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Miranda Gillespie

If cyclists in Ontario have learned anything over the past decade, it's that getting city hall to make cycling safe is a slow process. The City of Toronto, for example, despite a green-leaning council, has installed, on average, fewer than a dozen kilometres of bike lanes each year. The world's glaciers are melting at a faster pace.

Even a focused effort over the past few years to paint more bike lanes has achieved limited success. The problem is that the fight for bike lanes still happens virtually on a block-by-block basis, while the issues being addressed are communal, even global. The answer is for the province to step in to adjust the rules.

Ontario planning law already puts a healthy emphasis on cycling, walking and transit. Both the Toronto region's growth plan and the Provincial Policy Statement, which is currently under review, require cities to consider the safety of cyclists. The growth plan directs cities to ensure that bicycle and pedestrian networks are integrated into transportation planning "to provide safe, comfortable travel for pedestrians and bicyclists."

Unfortunately, the law has just enough ambiguity to allow a "business as usual" approach. By imposing minimum standards on cities - such as the requirement to install bike lanes on roads with specified cycling levels or when road redevelopments take place - the province will move the municipal debate about bike lanes from "if" to "how."

A change at the provincial level wouldn't just help beleaguered cyclists but also benefit stressed city politicians. Why, for example, should Toronto Mayor David Miller have to spend political capital pushing for bike lanes when that's effectively what provincial law requires anyway? Freed from endless debates about bike lanes, Mr. Miller could spend more time dealing with other pressing issues, such as labour unrest.

There are several other good reasons for imposing bike lanes from above.

First, since cycling is a part of the solution to urgent economic, health and environmental problems such as congestion, air pollution, obesity and global warming, it makes sense for the province to ensure all cities are heading in the right direction. The safety of cyclists shouldn't be a matter of chance (or geography). The new requirements would only set minimum standards and be no more intrusive on local decision-making than provincial building code-imposed energy efficiency standards.

Second, old ways of thinking within institutions such as city hall, especially when the issue is "traffic," die hard. When the rubber hits the road in transportation decisions, the rubber usually still accompanies a gas tank, a tonne of metal and one occupant. The current system remains so skewed in favour of cars that other options need a strong hand up. Optimizing the use of public road space should include facilitating the movement of super-efficient vehicles such as bikes, instead of sacrificing that opportunity to maintain room for dormant (i.e. parked) machines waiting for their drivers. New provincial requirements would also provoke creative thinking about car parking - perhaps by securing church and school lots when not in use while increasing the use of off-street municipal lots.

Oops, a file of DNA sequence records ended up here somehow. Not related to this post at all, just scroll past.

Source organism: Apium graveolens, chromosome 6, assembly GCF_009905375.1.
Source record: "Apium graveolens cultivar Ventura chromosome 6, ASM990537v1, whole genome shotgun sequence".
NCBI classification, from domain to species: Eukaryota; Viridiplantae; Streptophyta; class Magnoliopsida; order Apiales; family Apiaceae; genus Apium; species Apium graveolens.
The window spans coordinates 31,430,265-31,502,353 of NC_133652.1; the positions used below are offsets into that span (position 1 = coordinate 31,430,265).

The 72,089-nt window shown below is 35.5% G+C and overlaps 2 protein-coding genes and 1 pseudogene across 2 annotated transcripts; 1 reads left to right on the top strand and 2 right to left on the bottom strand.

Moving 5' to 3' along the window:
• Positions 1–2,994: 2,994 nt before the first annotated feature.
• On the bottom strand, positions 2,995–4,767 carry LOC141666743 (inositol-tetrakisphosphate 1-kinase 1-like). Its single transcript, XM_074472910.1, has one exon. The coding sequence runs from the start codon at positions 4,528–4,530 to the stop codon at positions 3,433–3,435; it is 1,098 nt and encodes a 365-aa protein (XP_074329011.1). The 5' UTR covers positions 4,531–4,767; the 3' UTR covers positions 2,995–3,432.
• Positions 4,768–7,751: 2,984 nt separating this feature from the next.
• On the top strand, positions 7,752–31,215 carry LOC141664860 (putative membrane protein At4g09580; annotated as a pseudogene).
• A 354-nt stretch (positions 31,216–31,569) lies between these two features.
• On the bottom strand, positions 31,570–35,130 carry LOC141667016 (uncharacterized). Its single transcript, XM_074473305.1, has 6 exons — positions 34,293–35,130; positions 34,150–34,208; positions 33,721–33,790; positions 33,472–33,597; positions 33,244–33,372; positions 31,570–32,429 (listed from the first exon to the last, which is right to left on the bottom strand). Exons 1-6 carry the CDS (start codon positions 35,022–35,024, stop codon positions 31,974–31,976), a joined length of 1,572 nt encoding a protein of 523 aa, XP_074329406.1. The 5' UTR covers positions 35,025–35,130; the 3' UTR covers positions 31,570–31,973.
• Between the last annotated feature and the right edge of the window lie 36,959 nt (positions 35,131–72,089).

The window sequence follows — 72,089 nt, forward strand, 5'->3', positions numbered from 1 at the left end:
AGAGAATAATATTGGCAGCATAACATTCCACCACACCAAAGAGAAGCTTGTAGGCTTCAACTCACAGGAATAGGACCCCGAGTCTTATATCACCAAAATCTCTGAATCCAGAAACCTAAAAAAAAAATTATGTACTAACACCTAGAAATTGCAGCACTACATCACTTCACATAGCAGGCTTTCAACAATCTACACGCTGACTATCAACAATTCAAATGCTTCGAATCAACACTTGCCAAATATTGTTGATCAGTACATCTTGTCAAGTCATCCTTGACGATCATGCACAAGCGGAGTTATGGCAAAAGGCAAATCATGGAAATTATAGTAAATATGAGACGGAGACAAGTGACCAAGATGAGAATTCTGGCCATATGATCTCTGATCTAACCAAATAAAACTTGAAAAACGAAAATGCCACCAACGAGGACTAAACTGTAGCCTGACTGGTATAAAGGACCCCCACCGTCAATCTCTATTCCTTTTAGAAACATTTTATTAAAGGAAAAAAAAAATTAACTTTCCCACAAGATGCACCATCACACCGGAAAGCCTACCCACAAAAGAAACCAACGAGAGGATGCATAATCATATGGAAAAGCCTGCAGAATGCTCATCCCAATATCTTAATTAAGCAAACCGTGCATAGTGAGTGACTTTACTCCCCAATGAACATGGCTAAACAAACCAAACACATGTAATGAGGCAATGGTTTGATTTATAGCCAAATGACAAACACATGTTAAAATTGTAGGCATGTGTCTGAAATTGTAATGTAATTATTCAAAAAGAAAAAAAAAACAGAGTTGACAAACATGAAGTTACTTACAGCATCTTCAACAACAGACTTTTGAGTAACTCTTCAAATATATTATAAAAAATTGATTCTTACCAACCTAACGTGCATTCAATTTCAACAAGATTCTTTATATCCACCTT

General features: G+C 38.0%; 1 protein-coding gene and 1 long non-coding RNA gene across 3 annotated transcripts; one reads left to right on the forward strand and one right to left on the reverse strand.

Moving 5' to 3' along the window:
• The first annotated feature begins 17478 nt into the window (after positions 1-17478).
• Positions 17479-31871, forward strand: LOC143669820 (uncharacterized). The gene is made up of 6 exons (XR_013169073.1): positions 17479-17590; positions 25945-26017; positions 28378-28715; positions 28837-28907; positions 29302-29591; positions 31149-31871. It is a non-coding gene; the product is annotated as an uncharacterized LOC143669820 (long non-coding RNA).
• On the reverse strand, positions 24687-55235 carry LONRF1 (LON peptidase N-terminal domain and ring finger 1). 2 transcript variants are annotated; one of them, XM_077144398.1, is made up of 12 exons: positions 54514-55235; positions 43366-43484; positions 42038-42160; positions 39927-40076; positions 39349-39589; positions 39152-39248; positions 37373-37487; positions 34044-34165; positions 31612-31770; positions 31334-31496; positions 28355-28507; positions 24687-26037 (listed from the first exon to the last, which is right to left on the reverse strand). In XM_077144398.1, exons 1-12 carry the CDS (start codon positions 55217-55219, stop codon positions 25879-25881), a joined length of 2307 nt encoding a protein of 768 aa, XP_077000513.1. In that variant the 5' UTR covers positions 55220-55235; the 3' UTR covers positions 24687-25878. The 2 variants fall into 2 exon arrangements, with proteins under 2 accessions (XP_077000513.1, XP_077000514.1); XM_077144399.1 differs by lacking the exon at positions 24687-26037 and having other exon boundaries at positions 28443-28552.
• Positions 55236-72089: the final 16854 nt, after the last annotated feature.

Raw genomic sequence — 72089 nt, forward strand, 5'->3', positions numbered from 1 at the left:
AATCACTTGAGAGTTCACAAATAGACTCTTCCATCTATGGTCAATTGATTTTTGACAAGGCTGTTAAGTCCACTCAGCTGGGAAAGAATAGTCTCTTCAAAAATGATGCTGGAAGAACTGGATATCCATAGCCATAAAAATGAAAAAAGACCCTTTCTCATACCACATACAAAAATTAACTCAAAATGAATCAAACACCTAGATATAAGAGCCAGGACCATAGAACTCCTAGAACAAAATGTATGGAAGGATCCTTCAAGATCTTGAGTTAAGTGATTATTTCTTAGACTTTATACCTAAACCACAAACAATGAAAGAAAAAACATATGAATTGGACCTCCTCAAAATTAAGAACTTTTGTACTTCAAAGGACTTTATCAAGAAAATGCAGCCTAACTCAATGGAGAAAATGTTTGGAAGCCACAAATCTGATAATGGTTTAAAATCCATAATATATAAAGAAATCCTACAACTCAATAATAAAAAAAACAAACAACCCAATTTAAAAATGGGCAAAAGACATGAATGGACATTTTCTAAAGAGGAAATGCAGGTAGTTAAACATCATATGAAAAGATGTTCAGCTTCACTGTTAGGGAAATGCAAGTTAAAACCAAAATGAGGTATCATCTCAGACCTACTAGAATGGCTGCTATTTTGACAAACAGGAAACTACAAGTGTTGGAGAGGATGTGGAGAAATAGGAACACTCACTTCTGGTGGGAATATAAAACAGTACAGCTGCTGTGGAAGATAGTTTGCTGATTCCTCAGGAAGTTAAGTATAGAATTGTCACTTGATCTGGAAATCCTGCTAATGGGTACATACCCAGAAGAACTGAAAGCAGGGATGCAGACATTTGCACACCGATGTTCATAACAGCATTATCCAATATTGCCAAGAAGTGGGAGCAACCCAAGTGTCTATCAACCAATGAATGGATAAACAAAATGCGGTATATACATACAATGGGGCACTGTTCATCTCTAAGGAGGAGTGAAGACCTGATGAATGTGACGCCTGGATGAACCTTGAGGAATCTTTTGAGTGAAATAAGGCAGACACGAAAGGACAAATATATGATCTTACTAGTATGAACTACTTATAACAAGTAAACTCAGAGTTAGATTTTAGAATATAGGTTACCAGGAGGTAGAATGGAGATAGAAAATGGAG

Third, clear provincial requirements would force cities to put bike lanes where they are most needed, instead of where they are least resisted. Ironically, people in Toronto still can't even use a bike lane to get from Queen's Park to City Hall, a distance of under two kilometres. And city initiatives about protecting cyclists on the busiest east-west bike routes have stalled despite the high accident and injury toll on cyclists.

Finally, as with many environmental issues, citizens often lead their political leaders. A change in provincial planning law will help municipal leaders catch up. A recent Clean Air Partnership report found that almost half of car drivers in the Annex area of Toronto's Bloor Street supported the installation of a bike lane, even if it meant losing on-street parking. Between 2001 and 2006, the number of people cycling to work in Toronto rose by more than 30 per cent, with one of the biggest increases among women between 45 and 54. In some areas of Toronto, the modal split (the transport mode chosen by people to get to work) is approaching 20 per cent for bikes.

The province has loaded many burdens on cities in recent years. By taking responsibility for making cycling safe, Queen's Park would lighten the load for municipal leaders, and give all of us a nice wind at our backs toward a cleaner and brighter future.

Albert Koehl is an environmental lawyer and a founding member of Bells on Bloor, a Toronto-based cycling advocacy group.